There are a lot of details involved when a book, or a series of books, becomes a movie. A director must make calls not only on which elements of the original plot will remain in the final cut, but which will change, and in what ways. A director adapting a novel or serial story also needs to consider its cast of characters, and how they will be represented onscreen.
The Ransom Riggs Peculiar Children series is an unusual tale, so it is no surprise that it appealed to Tim Burton as a film project. Imbued with many visually interesting elements ready to be expressed with Burton’s special brand of horrifically delectable special effects, it should have been a truly fantastic film.
And yet, the most peculiar thing about Miss Peregrine’s Home for Peculiar Children is that it falls flat in so many ways. One major, glaring issue is the treatment of its characters – particularly compared to their novel counterparts. Protagonist Jake Portman, in the books a boy insecure about his perceived ordinariness among truly extraordinary children, is in the hands of actor Asa Butterfield a wooden, practically emotionless boy whose maturity and no-nonsense heroism doesn’t feel earned for most of the film. Even taking the film at face value, following the story without comparing it to the book series, however, the other peculiar children act like…..well, children. For a group of characters stuck in a time-loop, who are therefore in reality old men and women stuck in the bodies of young children and teenagers, the portrayals don’t feel natural the way they are presented and we lose who these characters really are. And without the additional background and exposition we receive in the novels, that can make for challenging storytelling here.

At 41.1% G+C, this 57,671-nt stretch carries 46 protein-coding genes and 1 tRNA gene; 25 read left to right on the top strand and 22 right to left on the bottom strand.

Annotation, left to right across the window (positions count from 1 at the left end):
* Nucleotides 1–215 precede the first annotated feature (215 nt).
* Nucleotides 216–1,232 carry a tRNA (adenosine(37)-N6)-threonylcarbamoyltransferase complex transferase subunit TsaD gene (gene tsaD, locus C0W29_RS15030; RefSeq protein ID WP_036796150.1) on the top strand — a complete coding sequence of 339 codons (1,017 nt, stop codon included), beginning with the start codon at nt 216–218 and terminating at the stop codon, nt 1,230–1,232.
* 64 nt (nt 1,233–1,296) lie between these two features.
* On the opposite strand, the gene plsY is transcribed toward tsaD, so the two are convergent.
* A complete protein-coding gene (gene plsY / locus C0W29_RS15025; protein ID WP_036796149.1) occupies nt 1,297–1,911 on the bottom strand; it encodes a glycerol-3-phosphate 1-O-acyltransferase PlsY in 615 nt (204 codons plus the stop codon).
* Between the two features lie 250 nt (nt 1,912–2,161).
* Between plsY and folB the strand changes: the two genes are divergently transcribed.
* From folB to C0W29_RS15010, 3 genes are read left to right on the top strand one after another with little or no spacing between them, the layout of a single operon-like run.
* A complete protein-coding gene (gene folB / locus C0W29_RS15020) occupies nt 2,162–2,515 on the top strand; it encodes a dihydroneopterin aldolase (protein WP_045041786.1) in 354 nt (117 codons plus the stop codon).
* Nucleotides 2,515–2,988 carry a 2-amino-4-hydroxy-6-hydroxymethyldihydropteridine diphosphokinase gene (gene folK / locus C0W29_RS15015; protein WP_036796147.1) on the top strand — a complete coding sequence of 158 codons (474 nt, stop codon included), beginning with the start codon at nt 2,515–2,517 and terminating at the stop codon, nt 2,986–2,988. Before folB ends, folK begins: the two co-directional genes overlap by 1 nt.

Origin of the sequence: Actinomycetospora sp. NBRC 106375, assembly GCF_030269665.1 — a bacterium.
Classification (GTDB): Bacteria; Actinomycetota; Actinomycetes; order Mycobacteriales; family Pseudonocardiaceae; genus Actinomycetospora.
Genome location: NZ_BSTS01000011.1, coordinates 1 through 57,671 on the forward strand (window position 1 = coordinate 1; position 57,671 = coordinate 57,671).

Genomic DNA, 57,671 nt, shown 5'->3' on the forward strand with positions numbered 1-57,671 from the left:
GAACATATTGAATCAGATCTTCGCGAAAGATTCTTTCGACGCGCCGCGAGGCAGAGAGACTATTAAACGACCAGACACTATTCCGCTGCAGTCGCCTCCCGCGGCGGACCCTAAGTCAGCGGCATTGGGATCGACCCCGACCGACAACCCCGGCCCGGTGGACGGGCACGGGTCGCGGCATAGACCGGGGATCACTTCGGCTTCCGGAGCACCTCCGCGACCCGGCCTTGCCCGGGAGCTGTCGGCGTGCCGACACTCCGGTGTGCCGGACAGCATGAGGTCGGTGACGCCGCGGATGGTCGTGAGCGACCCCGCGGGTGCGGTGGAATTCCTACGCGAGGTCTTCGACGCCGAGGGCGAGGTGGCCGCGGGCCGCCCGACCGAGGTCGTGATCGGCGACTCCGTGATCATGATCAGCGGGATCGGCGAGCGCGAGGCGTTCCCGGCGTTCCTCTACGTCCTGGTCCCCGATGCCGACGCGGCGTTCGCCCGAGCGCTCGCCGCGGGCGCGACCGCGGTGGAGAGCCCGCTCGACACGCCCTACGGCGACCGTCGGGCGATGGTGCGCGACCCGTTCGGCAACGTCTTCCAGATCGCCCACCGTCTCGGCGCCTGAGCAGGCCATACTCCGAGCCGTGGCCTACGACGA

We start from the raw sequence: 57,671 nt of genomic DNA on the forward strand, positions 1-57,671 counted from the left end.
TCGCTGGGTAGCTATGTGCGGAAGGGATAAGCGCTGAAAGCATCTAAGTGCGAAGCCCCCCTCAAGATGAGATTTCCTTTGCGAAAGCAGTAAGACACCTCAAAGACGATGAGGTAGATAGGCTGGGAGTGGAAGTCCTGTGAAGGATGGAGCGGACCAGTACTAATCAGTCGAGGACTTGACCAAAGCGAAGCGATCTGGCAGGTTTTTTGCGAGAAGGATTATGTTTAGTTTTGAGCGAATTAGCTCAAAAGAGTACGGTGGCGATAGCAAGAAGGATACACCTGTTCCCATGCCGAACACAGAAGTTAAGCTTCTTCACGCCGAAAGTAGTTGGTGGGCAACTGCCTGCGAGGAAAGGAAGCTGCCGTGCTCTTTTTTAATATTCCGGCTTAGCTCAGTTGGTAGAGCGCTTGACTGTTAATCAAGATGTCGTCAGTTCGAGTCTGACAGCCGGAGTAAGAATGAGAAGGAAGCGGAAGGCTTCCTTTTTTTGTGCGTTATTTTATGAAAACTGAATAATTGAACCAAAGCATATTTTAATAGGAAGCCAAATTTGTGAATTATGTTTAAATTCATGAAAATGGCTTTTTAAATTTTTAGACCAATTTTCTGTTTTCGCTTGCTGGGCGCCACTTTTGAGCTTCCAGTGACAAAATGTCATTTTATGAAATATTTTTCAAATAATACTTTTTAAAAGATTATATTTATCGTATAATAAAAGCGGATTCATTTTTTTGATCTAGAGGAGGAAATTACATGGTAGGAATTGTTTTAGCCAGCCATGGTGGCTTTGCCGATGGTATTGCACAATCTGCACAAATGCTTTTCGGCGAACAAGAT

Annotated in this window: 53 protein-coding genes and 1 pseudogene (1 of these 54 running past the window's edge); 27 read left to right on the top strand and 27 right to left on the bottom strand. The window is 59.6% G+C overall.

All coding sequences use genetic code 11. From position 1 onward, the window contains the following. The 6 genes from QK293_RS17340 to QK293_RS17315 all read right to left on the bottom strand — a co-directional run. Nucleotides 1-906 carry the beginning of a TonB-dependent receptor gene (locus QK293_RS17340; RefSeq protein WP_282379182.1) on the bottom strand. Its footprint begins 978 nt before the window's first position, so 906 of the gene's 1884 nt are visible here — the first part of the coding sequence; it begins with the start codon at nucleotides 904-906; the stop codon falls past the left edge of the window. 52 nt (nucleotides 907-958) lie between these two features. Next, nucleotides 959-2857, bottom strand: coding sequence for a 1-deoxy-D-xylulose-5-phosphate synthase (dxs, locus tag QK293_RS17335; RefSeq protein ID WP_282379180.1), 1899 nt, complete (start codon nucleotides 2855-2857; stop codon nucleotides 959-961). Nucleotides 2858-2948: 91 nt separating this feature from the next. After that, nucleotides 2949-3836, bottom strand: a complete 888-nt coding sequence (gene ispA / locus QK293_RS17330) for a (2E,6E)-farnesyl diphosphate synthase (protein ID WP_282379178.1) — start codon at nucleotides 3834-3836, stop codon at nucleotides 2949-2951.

This is to say nothing of the antagonist of the film, for whom Samuel L. Jackson adopts a hammy, cartoon villainy which makes him very difficult to take even remotely seriously as a threat to the children. Miss Peregrine herself appears to be Eva Green’s impression of Helena Bonham Carter, and the rest of the cast seem not to know exactly what sort of tone the story wants to carry.
The film itself is visually intriguing, full of all of the creepy cinematic delights one expects from Tim Burton. But beyond this, it doesn’t seem to have decided whether it wants to be an outlandish children’s fantasy adventure or whether it wants to mine the drama of its relationships and themes of what it means to be ‘peculiar’ in the world. As such, it spends not nearly enough time expositing either idea to its full potential, and ends up a mishmash of half-baked story components and broken character interpretations.
Scenes wherein the effects are at their strongest are unfortunately among the weakest scenes, thematically, in the movie – most feel pointless at the very least, outright silly and ridiculous at the worst. Burton seems to want to play with as many visual ideas as the novels might contain, but he is limited within the framework of the story actually being told in his film. Many of the effects are therefore shoehorned in, one has the sense, to give this film its Burton with a splash of Edward Gorey sensibility.
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If Miss Peregrine is approached at face value, it has a tendency to become convoluted and confusing, and much of the mythos of the original stories is lost to a lot of visual showmanship and odd, out-of-place details. If approached as an adaptation to the Ransom Riggs books, it is a disappointing mess, wherein characters are switched around or made into composites of different ones, the story has little impact, and the characters themselves appear not to care much one way or the other what happens to them in the end. Had it been set up with the time and care it needed to build the world of its peculiar children, it could have broken the boundaries of the ordinary – but as it is, it’s just another day living in Florida, working at your father’s Smart Aid store.
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